Hey Hey Platform A, How Much Money Did You Lose Today?


My gut reaction to the news that AOL’s Platform A would offer a guaranteed CPM (cost per thousand) for applications developers building widgets for Facebook and Bebo was that it’s a subsidy and subsidies are an unnatural and bad thing for business. Then I found out the guaranteed payment was only 40 cents, which made me wonder how in the heck anyone could make real money off such a low CPM.

That translates into $400 for every 1 million visitors. Even with multiple ads and millions of page views, such a rate is unlikely to generate a venture-level return. Obviously there are plenty of people building apps (such as Scrabulous) who aren’t looking for venture returns, but it still seems awfully low. However, making money for apps developers is only a side benefit of the program.

The real goal is to encourage apps developers to use the Platform A ad network to sell their ad space, in turn boosting the entire category of online social network advertising. Obviously the bigger that category grows the better it is for the struggling Platform A (and Facebook’s attempt to defend a $15 billion valuation.) Undoubtedly Platform A will net more developers, especially for ad space that provides a CPM of less than 40 cents, but I’m not sure if this will help grow the industry as a whole over the long term.

I’ve asked Platform A how much they anticipate spending on this effort, but a spokesman declined to tell me. That, however, is the central question here, because what Platform A is doing is selling the ad space at a loss (or covering that loss). If we recall the subsidized shipping of the dot-com days, it’s remarkably easy to predict how this adventure could end if Platform A doesn’t either raising the CPM rate or limit the guarantee. For those riding the Platform A gravy train it would be nice to know when it stops.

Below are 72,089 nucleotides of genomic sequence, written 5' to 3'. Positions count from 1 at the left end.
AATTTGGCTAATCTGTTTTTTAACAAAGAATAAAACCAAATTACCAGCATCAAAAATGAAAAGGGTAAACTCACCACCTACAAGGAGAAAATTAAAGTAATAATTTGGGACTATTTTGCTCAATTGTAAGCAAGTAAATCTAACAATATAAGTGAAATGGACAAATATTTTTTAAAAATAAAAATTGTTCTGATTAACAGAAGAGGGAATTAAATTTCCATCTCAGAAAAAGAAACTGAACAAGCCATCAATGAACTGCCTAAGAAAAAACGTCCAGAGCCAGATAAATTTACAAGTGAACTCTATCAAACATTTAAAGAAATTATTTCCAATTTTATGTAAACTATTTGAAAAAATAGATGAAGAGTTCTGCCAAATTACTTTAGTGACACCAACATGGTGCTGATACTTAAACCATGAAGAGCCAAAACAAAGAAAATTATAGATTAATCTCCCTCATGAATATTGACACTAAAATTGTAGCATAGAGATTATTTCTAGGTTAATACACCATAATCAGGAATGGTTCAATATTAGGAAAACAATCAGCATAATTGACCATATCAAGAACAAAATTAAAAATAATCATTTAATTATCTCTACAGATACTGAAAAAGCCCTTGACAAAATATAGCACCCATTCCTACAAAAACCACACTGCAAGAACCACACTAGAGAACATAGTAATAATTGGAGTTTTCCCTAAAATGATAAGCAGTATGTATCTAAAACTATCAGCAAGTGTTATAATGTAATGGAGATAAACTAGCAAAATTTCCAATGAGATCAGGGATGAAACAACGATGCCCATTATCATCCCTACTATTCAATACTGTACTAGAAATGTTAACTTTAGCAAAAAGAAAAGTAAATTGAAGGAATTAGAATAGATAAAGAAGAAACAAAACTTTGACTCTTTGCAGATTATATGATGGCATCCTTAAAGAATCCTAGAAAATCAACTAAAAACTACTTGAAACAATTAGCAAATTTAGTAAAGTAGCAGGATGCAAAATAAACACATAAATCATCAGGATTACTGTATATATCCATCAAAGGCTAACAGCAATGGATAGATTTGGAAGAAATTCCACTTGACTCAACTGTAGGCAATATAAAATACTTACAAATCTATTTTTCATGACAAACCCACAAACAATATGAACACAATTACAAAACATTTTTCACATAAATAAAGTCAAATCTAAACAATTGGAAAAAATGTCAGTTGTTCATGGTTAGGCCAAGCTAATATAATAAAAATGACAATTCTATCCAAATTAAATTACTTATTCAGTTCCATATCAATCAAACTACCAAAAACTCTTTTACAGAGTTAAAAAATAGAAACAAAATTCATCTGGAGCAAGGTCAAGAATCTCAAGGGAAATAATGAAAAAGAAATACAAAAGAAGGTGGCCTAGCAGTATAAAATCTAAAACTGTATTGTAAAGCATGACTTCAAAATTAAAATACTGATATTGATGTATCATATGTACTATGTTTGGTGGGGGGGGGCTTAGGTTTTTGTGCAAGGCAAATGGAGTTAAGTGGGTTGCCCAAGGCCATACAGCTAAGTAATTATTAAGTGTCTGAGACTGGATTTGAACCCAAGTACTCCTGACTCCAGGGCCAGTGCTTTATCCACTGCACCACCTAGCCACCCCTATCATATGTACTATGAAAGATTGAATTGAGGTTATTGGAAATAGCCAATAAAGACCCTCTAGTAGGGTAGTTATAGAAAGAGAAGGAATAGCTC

It was recently revealed that “Bumper sticker,” a Facebook app that LinkedIn’s engineering team did as an exercise, is seeing 1B canvas page views (as opposed to profile page views) per month on Facebook. That’s starting to sound like real money.

David Mullings

Stacey, I understand what you consider real money – but entrepreneurs with no venture funding or angel investors – all 99% of them – would consider a couple thousand dollars per month real money imho.

I also think it would be $400 per 1 million impressions, not visitors. Then we have to take into consideration any frequency capping (per visitor, per day and so forth). With the large number of impressions per visitor on social networking sites, I can see how it can add up to lots of money for a developer but not enough for venture backed companies – just like you said.

I already questioned VC-backed widget makers and this ridiculous web 2.0 hype behind them but I always felt they just wanted to be acquired by someone like Google who would then use AdSense to monetize them.

Google AdSense for widgets must be around the corner.

Stacey Higginbotham

By real money, I’m talking about venture-level returns. As for gravy train, it applies to those who will get a 40 cent CPM rather than 10 cents.


You’re not necessarily right.

I’m speaking about Social Networks in general – and there are many out there, especially small, bootstrapped ones. I run a social network that if generated 40 cents CPM would have made me a huge salary (it was a one-man-shop).
You make millions of page views pretty easily with a social network, and it’s enough if you’re bootstrapped.

The problem: It’s difficult to get advertisement on a site, especially if it’s small. If Platform A gave me the 40 cents CPM in Europe, I would have taken it.
The other problem: Paying 40 cents CPM or more can make sense, but not without perfect optimization. So it makes little sense to offer that third-parties that can integrate the ads themselves.


The article seems to contradict itself…

It says…”made me wonder how in the heck anyone could make real money off such a low CPM”, yet it then says “…for those riding the Platform A gravy train.”

So which way is it – no real money or a gravy train?

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